Complimentary extras. Some student credit cards will come with additional benefits, such as complimentary purchase protection insurance and extended warranties for eligible items you buy with your card. This could be useful if you're using the card to buy a laptop, expensive text books or other supplies for your study.
Other features. Student credit cards could come with a range of other features, including contactless and mobile payments, low or 0% interest rate introductory offers and Mastercard or Visa benefits. Keep an eye out for these features when you're comparing student credit cards to find one that offers great value for you.
How much do student credit cards cost?
The cost of a student credit card depends on the features of the card you choose, as well as how you use the account. The main features to consider are:
Annual fees. Most student credit cards come with a low annual fee to help keep account costs down. Some options may even offer no annual fee, which could help you save on this cost for a limited time or for the life of the card.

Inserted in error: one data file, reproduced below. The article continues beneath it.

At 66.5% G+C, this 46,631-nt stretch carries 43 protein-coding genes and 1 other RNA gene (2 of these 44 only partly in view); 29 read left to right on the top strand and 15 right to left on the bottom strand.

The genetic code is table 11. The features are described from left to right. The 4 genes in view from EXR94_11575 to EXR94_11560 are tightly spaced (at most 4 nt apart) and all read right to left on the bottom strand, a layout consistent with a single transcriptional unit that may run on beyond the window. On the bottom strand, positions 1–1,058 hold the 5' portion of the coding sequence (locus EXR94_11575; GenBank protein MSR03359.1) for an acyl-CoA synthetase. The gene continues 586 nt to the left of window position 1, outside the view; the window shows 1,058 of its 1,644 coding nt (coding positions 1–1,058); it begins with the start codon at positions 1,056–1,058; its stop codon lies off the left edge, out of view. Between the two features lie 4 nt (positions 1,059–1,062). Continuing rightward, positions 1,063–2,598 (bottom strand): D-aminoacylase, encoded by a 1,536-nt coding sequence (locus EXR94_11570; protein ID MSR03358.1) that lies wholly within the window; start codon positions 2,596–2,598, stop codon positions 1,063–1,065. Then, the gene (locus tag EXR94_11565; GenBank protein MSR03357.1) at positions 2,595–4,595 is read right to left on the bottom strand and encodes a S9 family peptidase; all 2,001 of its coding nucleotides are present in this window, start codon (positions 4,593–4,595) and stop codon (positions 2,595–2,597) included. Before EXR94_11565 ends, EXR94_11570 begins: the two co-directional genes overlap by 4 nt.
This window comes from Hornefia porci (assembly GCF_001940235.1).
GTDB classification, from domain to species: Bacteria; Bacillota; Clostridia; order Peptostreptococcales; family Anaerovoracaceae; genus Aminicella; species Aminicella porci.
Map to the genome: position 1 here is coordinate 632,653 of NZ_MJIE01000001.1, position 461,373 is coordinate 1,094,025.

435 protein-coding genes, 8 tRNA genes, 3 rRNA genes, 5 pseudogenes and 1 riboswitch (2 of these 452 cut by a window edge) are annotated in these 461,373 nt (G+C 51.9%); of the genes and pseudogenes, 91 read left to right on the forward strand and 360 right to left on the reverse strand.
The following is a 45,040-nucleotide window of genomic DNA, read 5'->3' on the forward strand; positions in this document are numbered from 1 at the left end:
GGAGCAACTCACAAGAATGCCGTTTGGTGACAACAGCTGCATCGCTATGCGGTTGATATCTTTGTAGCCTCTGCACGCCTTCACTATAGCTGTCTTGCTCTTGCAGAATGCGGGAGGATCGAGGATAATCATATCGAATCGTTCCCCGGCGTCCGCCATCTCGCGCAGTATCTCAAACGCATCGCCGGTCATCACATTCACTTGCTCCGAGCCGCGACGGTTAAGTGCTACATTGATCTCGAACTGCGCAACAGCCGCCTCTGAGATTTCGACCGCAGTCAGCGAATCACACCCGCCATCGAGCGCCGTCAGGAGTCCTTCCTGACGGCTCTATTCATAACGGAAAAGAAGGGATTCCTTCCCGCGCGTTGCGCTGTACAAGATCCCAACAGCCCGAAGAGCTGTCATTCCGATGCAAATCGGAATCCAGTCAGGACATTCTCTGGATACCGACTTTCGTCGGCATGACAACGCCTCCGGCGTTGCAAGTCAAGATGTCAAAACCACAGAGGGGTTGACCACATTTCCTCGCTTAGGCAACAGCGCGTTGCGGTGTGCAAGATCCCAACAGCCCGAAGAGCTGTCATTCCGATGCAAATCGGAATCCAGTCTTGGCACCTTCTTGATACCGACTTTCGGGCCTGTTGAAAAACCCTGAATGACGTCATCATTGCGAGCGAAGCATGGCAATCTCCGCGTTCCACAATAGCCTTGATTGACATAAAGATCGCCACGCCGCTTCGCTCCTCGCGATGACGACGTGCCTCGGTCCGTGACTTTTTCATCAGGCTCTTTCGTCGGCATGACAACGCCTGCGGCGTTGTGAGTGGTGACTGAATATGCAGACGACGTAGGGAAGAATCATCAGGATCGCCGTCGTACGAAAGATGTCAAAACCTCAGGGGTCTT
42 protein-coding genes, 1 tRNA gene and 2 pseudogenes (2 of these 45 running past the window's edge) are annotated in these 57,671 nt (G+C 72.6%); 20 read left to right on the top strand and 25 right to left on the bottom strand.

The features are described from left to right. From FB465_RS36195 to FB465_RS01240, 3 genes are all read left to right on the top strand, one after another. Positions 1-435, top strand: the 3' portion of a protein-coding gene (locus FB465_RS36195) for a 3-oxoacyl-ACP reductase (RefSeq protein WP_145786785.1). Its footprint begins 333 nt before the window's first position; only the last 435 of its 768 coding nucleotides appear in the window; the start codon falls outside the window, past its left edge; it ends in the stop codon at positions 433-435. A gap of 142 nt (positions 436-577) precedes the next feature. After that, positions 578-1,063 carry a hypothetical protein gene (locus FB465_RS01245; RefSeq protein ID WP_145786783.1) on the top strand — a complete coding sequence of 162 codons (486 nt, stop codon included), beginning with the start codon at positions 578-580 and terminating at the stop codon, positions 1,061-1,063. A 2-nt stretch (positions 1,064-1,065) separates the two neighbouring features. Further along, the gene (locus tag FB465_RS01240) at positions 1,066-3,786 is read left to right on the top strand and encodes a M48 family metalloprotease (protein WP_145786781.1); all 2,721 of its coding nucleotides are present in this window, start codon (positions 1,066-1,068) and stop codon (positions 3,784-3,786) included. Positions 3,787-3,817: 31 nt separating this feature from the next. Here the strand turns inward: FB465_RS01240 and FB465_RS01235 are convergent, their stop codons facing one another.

Purchase rate. This is the standard interest rate that's applied to purchases made on the card. Student credit card purchase rates range from around 11% per annum (p.a.) to 22% p.a. The higher your purchase rate, the more interest you will have to pay if you carry a balance on your card.
Cash advance rate. This is the standard interest rate that's applied to cash advance transactions such as ATM withdrawals, gambling purchases and even some bill payments. The cash advance rate is typically the highest interest rate on a credit card and usually ranges from around 19% p.a. to 22% p.a. The cash advance rate is applied immediately from the time a cash advance transaction is made.
Cash advance fee. If you use your credit card for a cash advance transaction, you will also be charged a fee of 2% to 3% of the total transaction amount. For example, if you used your credit card to withdraw $500 from an ATM, the cash advance fee would be $10 and $15.